I discovered that the state of Israel grants permission to Jewish families every year to enter my village and harvest the olives.  The family that guided us through the village still lives off of the good of our land, however.  They have been trimming the fruit trees for years and eating pomagranates, cactus fruit, and they sneek around at night to harvest the olives, which they press for oil and pickle to eat.  They cannot harvest the olives in the day because it is illegal– the State sanctions the harvest for Jews only.  I was so happy to meet this couple and their kids, knowing that our people are still taking care of the land.  We picked and ate pomegranates, they gave us a bucket full of cactus fruit that they cleaned out, we drank well water from the only remaining working well in the village, we visited the grave yard where I read the fatiha for my great grandparents, and we explored some caves where its assumed that the fighters used to hide and store their weapons in 1936 and 1948.

I have never felt a more bizarre sensation for intense saddness and simultaneous ecstacy.  I was a returnee, and having eaten from the fruits of the land felt like I was taking back what was mine.  I also completely put down my guard and found myself laughing while tears rolled down my eyes.  I always said I would return to Umm el Zeinat and rebuild, but now I know I will.  I’ve had lots of thoughts that I need to comb through and understand.  I’ve been preparing for this moment my entire life, and now that its happened I cannot wait for it to happen again.  My village is there and it still exists, with a few folks left behind to take care of it until we can all reunite.

In the grand Zionist plan my brother and I were supposed to have forgotten this land.  We should not have known that we are from Umm el Zeinat, we should not have stepped foot on it ever again.  But in some small way we– and millions like us– have punched a very large hole in the Zionist plan.  I had a wonderful conversation today about this with Amin Mohammad Ali, shop owner and brother of Palestinian poet Taha Mohammad Ali in Nazareth.  I will write more about this conversation, but I realized that although I am in the “green line” and what is known as Israel proper, the Palestinians here are me and I am the Palestinians here.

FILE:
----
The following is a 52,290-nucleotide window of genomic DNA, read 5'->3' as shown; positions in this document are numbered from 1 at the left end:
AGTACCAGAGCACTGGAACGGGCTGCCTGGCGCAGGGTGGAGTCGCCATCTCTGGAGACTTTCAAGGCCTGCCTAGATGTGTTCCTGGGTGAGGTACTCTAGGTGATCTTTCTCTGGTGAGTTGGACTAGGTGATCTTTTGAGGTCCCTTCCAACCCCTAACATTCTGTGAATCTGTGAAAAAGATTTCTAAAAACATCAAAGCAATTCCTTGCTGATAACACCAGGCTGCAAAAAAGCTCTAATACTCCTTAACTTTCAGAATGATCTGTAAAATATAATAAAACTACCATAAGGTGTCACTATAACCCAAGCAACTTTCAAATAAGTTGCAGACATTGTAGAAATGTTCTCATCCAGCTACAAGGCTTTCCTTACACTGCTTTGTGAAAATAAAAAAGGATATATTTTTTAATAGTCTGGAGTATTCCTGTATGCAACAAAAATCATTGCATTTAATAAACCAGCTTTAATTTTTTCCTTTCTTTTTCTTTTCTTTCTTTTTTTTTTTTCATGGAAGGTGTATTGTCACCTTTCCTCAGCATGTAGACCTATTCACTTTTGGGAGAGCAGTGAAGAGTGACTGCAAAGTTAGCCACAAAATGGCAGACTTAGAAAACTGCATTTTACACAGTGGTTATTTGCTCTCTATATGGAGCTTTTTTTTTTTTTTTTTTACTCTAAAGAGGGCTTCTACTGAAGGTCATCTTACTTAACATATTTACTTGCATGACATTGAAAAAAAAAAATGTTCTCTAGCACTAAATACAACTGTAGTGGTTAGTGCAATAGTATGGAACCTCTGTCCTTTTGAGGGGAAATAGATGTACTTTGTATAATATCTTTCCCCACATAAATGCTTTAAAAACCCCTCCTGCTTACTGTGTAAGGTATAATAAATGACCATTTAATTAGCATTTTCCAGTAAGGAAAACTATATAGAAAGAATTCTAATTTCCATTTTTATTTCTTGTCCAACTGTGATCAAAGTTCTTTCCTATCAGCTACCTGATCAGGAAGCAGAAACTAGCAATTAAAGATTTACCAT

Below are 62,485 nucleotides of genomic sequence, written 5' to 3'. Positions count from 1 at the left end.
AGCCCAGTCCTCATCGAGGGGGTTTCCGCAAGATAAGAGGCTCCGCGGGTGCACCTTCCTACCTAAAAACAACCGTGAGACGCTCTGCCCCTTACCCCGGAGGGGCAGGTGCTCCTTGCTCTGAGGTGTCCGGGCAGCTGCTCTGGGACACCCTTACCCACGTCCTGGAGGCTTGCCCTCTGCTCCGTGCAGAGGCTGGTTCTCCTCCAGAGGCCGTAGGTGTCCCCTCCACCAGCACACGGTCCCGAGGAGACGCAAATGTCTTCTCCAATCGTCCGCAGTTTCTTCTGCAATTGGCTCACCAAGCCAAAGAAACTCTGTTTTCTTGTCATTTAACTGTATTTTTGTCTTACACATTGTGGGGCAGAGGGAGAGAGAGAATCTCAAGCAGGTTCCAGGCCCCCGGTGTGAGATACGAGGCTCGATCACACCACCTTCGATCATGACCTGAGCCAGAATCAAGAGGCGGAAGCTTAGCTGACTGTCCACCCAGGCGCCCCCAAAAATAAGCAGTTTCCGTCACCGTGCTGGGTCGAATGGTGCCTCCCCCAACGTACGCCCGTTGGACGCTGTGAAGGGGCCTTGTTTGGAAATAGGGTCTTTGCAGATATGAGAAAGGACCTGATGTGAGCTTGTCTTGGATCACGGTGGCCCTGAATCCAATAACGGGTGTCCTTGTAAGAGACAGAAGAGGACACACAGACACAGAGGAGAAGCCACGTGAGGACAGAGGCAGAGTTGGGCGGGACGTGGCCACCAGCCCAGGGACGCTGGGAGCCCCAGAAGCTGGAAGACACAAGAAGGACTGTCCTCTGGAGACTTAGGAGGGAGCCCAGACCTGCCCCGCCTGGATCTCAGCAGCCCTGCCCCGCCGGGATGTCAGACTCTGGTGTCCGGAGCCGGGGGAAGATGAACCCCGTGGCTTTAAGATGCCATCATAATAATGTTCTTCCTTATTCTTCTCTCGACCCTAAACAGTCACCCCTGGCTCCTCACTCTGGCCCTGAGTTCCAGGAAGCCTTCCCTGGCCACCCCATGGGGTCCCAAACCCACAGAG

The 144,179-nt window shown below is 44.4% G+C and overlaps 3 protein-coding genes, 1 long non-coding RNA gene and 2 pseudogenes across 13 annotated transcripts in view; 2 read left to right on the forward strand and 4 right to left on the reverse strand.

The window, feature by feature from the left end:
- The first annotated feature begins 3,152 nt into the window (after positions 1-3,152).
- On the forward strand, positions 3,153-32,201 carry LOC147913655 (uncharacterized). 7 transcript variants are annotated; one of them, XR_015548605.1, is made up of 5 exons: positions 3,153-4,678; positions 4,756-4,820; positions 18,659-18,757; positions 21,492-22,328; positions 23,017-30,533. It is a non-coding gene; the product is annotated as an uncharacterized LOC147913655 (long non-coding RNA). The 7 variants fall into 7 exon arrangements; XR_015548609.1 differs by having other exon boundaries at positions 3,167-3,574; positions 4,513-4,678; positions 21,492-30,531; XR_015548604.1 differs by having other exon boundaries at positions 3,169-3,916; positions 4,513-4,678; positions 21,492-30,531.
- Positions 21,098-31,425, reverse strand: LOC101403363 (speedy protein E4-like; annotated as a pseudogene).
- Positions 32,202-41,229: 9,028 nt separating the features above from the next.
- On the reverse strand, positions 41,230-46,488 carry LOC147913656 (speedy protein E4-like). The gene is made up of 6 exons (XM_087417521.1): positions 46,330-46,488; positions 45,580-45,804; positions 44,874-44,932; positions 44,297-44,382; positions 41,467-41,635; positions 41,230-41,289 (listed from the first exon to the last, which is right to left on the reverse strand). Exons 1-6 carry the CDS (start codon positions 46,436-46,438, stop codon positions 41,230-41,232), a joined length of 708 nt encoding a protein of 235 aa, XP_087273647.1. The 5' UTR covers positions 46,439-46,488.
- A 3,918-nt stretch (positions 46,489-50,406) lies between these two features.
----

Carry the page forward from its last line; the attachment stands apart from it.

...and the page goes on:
Palestine, I’ve Returned

I have been waiting for this day my entire life, but have been afraid to go through with it.  I have to say it was not so bad crossing the border… we planned for the worst.  We got interrogated of course, individually, and then were made to wait without our passports for over 3 hours without word of what we were waiting for.  But we decided not to let it phase us, and if it did, not to show it.  Finally we pulled out a deck of cards and played some rounds of 3-person hand rummy as multiple groups of visitors came in and cleared the border, and finally we were given our passports and told we were free to enter– and thats with Lebanese and Syrian stamps in our passports!  I stepped on the soil of my homeland for the first time.

Crossing the Sheikh Hussein Bridge from the North of Jordan put us right into Nazareth– where my grandfather’s sister lives.  She and her husband have visited us in the States, but of her 6 children I have only briefly met two in the past.  I called her son late last night and told him three of his relatives would be coming, and without hestitation he said he’d be at the bridge to pick me up.  Not thinking we’d be held up for 3 hours he and his wife waited for us the entire time!

We arrived at my aunt’s house this evening, and I feel like I’ve known eveyone forever.  We had an incredible meal and enjoyed some of the best breezes of the entire trip.  I will have more to write in the next few days, but so far I have learned that the city of Nazareth is a predominantly Arab city.  I learned more about the nuances of being a Palestinian citizen of Israel.  Also, there is a confused rooster outside that crows at any hour of the day, but never at dawn.  I mention this because he is crowing as I type 🙂

Tomorrow I am off to my grandmother’s Haifa and my grandfather’s ancestral village, Umm el Zeinat.  My family knows our home in Haifa and my great great grandfather’s mosque, one of the few remaining old mosques of Palestine.

Goodbye Syria, Hello Lebanon

Rob, Tarek, and myself got very sick in Syria during and after an interesting adventure we had with the railway system!  My parents came to Damascus a few days after my last post and we rented our friend’s apartment in the Yarmouk Refugee Camp.  Being that my parents lived in Damascus in their heyday, and having been a 5 year old back then, we got dinner invitation after lunch invitation after dinner invitation, after lunch invitation and so on.  Of course my parents’ friends wanted to see Tarek and I so we got roped into all these house visits, and I am sorry to say that neither one of us experienced Damascus as we should have.  We spent tons of time in the Old City, but not much else.  So we got sick and after thinking we got better decided to take a little trip up North, to Aleppo, Lattakia, Homs, and Hama before returning to Damascus and heading to Beirut.  I’m thinking we’ll take the train, its cheap and of course more comfortable than taking the bus.  WRONG!  Apparently EVERYONE knows that you do NOT take the train in Syria.